2) So if they couldn't keep Lee, how can they justify trading for a starter? If we adhere to the Phillies' explanation for the trade, that the farm system was in dire need of some re-inforcements, it will be tough to find basis for that justification. After all, to land a pitcher, a team must part with prospects. And dealing prospects eight months after you acquired them would seem to defeat the purpose of the original acquisition.

Except in two circumstances. One, the Phillies like the prospects they acquired in December better than the ones they think they can ship out this July. Or, two, the Phillies think they can land more long-term stability than Lee would have offered. The first situation could prove true if the Phillies are targeting a middle-of-the-rotation guy like Joe Blanton a couple of years ago.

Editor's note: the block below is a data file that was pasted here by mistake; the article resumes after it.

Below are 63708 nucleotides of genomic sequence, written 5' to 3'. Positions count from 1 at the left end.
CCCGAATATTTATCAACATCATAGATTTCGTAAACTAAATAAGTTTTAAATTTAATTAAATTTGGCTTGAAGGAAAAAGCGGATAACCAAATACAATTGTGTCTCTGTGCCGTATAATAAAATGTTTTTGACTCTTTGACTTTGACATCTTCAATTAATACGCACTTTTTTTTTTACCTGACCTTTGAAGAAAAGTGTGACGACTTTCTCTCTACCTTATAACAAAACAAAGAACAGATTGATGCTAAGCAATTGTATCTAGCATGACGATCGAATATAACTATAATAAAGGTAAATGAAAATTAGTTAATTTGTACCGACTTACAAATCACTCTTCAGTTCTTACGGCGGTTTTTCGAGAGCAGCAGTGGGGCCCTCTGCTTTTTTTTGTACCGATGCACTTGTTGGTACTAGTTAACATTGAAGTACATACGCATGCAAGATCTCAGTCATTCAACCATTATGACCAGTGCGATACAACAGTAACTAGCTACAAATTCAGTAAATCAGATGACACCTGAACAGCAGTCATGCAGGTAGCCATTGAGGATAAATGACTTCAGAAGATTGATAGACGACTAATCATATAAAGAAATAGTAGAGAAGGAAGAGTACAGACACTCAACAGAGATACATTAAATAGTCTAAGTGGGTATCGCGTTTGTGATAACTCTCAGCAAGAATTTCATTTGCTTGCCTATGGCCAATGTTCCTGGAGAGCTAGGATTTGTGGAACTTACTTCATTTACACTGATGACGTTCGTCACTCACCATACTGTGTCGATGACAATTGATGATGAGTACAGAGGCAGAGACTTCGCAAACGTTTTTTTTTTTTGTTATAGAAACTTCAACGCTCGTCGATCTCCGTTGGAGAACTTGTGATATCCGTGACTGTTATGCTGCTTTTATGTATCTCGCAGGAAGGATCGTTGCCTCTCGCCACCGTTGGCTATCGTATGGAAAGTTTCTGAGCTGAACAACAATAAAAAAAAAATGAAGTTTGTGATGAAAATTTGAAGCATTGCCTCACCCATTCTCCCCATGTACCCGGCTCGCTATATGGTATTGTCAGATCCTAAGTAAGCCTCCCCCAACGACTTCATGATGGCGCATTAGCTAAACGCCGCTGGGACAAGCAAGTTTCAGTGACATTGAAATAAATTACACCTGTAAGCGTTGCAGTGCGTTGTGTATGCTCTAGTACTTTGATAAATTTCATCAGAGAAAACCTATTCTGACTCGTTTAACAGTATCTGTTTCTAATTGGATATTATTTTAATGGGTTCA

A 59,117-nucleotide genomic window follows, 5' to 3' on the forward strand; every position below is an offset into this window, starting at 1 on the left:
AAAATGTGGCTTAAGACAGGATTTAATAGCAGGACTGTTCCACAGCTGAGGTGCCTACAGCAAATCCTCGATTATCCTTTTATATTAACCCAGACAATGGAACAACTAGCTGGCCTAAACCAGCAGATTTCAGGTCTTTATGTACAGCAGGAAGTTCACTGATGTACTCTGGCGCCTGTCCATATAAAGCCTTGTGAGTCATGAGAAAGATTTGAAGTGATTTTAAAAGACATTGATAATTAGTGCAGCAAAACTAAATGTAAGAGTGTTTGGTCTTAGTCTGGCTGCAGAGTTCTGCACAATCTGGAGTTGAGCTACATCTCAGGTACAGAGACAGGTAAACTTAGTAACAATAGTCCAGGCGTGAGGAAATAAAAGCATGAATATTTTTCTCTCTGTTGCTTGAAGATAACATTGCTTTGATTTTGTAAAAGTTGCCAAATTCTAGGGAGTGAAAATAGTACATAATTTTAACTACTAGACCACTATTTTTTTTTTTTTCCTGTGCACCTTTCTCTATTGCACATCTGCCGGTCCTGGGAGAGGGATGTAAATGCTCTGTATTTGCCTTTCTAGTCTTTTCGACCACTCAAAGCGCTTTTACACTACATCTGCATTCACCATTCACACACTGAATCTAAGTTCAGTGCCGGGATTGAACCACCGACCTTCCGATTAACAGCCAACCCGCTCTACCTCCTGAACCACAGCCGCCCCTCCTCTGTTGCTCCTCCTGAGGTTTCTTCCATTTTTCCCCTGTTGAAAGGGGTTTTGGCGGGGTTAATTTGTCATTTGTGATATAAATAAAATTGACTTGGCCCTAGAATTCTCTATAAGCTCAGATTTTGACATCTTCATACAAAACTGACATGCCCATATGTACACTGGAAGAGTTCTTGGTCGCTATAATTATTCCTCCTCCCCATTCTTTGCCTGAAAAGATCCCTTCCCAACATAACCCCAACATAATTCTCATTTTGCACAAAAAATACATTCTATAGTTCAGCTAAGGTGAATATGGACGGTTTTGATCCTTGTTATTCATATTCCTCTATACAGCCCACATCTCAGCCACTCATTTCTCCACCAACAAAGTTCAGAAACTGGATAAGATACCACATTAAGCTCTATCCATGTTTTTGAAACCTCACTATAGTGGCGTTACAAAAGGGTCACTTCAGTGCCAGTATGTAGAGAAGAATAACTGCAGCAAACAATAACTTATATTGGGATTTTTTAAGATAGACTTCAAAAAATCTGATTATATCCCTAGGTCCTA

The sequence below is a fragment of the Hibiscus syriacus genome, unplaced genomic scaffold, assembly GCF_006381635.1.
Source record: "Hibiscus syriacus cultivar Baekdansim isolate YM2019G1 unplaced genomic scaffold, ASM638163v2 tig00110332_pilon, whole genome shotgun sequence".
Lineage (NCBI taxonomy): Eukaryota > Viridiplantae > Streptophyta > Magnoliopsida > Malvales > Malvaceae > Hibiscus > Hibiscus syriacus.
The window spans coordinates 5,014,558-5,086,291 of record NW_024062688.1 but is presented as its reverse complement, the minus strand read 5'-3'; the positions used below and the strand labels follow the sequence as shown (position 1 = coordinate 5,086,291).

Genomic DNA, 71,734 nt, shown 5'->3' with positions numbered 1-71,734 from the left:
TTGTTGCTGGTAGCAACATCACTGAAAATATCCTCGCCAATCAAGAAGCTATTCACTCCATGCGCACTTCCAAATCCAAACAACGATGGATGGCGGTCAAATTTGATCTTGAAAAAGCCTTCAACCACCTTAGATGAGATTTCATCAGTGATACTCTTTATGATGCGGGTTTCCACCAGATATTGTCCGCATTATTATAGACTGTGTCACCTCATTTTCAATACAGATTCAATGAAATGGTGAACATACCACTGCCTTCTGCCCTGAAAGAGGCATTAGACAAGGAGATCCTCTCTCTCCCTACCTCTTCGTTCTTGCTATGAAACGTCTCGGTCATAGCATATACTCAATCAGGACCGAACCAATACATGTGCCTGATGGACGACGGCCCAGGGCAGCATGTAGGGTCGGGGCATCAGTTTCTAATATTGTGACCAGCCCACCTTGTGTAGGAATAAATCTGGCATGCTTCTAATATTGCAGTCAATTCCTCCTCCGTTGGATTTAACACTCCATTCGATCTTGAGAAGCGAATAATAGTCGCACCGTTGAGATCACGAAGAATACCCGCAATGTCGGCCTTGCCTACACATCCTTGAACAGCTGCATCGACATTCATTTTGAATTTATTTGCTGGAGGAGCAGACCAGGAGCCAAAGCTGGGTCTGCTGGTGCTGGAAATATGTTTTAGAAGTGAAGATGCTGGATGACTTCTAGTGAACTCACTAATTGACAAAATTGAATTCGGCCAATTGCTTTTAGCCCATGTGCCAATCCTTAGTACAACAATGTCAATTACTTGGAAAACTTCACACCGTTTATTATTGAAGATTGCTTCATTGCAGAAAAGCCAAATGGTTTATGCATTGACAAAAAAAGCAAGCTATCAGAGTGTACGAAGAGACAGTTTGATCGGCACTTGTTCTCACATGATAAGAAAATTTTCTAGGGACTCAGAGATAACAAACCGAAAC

The second situation could prove true in Haren's case. . .

3) Nobody is going to argue that a pitcher like Dan Haren will give the Phillies a better chance to win this season than Cliff Lee would have. So it's best to forget about Lee, and chalk any disagreement over the December trade to philosophical differences. The Phillies have acted, and even spoken, in a manner that spells out their strategy -- a good chance to win over several seasons is better than a great chance to win in one season.

The Phillies decided they couldn't afford to give both Halladay and Lee long-term deals worth $20 million or more annually. You might argue that they could have afforded it by declining to give Ryan Howard a $25-million-a-year contract extension. But again, those are philosophical differences.